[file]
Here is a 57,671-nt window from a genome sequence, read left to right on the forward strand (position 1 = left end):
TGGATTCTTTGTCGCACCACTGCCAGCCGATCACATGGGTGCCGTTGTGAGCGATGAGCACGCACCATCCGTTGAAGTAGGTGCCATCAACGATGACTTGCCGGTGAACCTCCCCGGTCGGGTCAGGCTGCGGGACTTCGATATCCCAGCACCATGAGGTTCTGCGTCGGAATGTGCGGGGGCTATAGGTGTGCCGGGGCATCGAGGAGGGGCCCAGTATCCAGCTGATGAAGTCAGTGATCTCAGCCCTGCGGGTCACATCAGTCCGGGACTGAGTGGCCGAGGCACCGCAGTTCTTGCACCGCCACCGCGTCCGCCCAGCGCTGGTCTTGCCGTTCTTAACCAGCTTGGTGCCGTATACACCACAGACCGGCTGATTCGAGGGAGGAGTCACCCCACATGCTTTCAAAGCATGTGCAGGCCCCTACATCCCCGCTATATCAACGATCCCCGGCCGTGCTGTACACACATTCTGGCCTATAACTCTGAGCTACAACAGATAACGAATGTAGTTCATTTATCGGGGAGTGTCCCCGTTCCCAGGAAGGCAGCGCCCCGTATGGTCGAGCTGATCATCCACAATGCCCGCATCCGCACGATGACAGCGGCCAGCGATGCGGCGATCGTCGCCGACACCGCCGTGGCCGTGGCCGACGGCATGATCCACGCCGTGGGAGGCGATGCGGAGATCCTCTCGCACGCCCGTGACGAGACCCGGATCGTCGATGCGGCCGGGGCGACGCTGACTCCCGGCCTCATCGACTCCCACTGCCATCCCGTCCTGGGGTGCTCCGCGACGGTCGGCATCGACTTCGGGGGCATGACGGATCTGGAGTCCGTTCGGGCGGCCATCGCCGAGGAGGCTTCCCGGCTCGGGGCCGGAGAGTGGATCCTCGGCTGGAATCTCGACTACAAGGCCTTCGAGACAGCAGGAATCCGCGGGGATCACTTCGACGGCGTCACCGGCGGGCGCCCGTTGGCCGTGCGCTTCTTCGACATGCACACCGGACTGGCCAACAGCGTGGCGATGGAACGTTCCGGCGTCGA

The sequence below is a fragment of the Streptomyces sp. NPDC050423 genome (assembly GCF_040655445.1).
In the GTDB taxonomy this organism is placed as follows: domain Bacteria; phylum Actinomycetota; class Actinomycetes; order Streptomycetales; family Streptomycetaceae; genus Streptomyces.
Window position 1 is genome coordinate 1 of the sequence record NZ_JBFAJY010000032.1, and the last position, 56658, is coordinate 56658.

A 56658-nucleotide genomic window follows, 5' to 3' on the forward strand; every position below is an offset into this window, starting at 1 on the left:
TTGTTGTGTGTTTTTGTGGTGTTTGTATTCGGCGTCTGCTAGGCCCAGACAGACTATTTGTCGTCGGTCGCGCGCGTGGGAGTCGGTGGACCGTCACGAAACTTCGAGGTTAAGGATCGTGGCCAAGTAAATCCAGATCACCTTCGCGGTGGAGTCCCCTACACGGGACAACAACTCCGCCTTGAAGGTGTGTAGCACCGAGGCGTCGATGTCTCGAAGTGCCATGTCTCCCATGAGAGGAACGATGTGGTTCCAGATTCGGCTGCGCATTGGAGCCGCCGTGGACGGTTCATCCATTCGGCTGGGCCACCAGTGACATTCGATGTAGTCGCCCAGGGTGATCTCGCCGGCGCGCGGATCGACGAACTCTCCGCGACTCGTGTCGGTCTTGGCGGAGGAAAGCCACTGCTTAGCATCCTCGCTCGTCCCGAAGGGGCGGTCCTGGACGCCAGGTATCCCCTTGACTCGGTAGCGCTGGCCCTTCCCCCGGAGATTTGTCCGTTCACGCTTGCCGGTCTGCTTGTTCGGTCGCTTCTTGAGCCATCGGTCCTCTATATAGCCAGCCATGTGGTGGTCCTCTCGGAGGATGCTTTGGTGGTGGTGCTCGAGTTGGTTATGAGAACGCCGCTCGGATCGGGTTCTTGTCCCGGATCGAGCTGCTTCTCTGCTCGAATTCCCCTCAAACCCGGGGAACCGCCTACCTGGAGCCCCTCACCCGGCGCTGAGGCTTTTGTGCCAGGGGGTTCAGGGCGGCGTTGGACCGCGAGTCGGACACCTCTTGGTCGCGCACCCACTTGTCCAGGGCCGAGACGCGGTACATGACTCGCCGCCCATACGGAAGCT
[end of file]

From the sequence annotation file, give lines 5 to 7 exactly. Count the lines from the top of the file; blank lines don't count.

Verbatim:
Window position 1 is genome coordinate 1 of the sequence record NZ_JBFAJY010000032.1, and the last position, 56658, is coordinate 56658.

A 56658-nucleotide genomic window follows, 5' to 3' on the forward strand; every position below is an offset into this window, starting at 1 on the left:
TTGTTGTGTGTTTTTGTGGTGTTTGTATTCGGCGTCTGCTAGGCCCAGACAGACTATTTGTCGTCGGTCGCGCGCGTGGGAGTCGGTGGACCGTCACGAAACTTCGAGGTTAAGGATCGTGGCCAAGTAAATCCAGATCACCTTCGCGGTGGAGTCCCCTACACGGGACAACAACTCCGCCTTGAAGGTGTGTAGCACCGAGGCGTCGATGTCTCGAAGTGCCATGTCTCCCATGAGAGGAACGATGTGGTTCCAGATTCGGCTGCGCATTGGAGCCGCCGTGGACGGTTCATCCATTCGGCTGGGCCACCAGTGACATTCGATGTAGTCGCCCAGGGTGATCTCGCCGGCGCGCGGATCGACGAACTCTCCGCGACTCGTGTCGGTCTTGGCGGAGGAAAGCCACTGCTTAGCATCCTCGCTCGTCCCGAAGGGGCGGTCCTGGACGCCAGGTATCCCCTTGACTCGGTAGCGCTGGCCCTTCCCCCGGAGATTTGTCCGTTCACGCTTGCCGGTCTGCTTGTTCGGTCGCTTCTTGAGCCATCGGTCCTCTATATAGCCAGCCATGTGGTGGTCCTCTCGGAGGATGCTTTGGTGGTGGTGCTCGAGTTGGTTATGAGAACGCCGCTCGGATCGGGTTCTTGTCCCGGATCGAGCTGCTTCTCTGCTCGAATTCCCCTCAAACCCGGGGAACCGCCTACCTGGAGCCCCTCACCCGGCGCTGAGGCTTTTGTGCCAGGGGGTTCAGGGCGGCGTTGGACCGCGAGTCGGACACCTCTTGGTCGCGCACCCACTTGTCCAGGGCCGAGACGCGGTACATGACTCGCCGCCCATACGGAAGCT